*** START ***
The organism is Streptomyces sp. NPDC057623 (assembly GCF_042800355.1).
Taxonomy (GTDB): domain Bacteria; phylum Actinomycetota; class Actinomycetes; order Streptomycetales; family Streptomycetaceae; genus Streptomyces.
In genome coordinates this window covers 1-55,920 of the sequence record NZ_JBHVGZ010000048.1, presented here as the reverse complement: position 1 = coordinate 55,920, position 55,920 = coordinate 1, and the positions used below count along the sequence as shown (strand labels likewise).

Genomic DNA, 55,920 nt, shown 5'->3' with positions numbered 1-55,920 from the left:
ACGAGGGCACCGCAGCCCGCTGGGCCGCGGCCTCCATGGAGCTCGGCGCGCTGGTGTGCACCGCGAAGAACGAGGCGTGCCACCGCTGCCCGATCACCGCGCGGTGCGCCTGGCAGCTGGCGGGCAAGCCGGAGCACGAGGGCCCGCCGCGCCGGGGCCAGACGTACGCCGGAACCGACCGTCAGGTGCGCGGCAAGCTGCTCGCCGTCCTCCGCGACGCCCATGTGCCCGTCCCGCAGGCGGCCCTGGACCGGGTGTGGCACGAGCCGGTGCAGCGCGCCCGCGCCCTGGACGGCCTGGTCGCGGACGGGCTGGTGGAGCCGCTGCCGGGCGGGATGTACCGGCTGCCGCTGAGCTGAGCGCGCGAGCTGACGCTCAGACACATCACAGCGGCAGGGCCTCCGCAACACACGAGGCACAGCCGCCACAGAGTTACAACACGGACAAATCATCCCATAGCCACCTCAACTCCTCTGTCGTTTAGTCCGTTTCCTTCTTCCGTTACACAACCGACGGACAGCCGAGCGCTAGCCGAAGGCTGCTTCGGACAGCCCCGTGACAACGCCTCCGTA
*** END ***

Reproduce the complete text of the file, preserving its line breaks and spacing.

The organism is Streptomyces sp. NPDC057623 (assembly GCF_042800355.1).
Taxonomy (GTDB): domain Bacteria; phylum Actinomycetota; class Actinomycetes; order Streptomycetales; family Streptomycetaceae; genus Streptomyces.
In genome coordinates this window covers 1-55,920 of the sequence record NZ_JBHVGZ010000048.1, presented here as the reverse complement: position 1 = coordinate 55,920, position 55,920 = coordinate 1, and the positions used below count along the sequence as shown (strand labels likewise).

Genomic DNA, 55,920 nt, shown 5'->3' with positions numbered 1-55,920 from the left:
ACGAGGGCACCGCAGCCCGCTGGGCCGCGGCCTCCATGGAGCTCGGCGCGCTGGTGTGCACCGCGAAGAACGAGGCGTGCCACCGCTGCCCGATCACCGCGCGGTGCGCCTGGCAGCTGGCGGGCAAGCCGGAGCACGAGGGCCCGCCGCGCCGGGGCCAGACGTACGCCGGAACCGACCGTCAGGTGCGCGGCAAGCTGCTCGCCGTCCTCCGCGACGCCCATGTGCCCGTCCCGCAGGCGGCCCTGGACCGGGTGTGGCACGAGCCGGTGCAGCGCGCCCGCGCCCTGGACGGCCTGGTCGCGGACGGGCTGGTGGAGCCGCTGCCGGGCGGGATGTACCGGCTGCCGCTGAGCTGAGCGCGCGAGCTGACGCTCAGACACATCACAGCGGCAGGGCCTCCGCAACACACGAGGCACAGCCGCCACAGAGTTACAACACGGACAAATCATCCCATAGCCACCTCAACTCCTCTGTCGTTTAGTCCGTTTCCTTCTTCCGTTACACAACCGACGGACAGCCGAGCGCTAGCCGAAGGCTGCTTCGGACAGCCCCGTGACAACGCCTCCGTA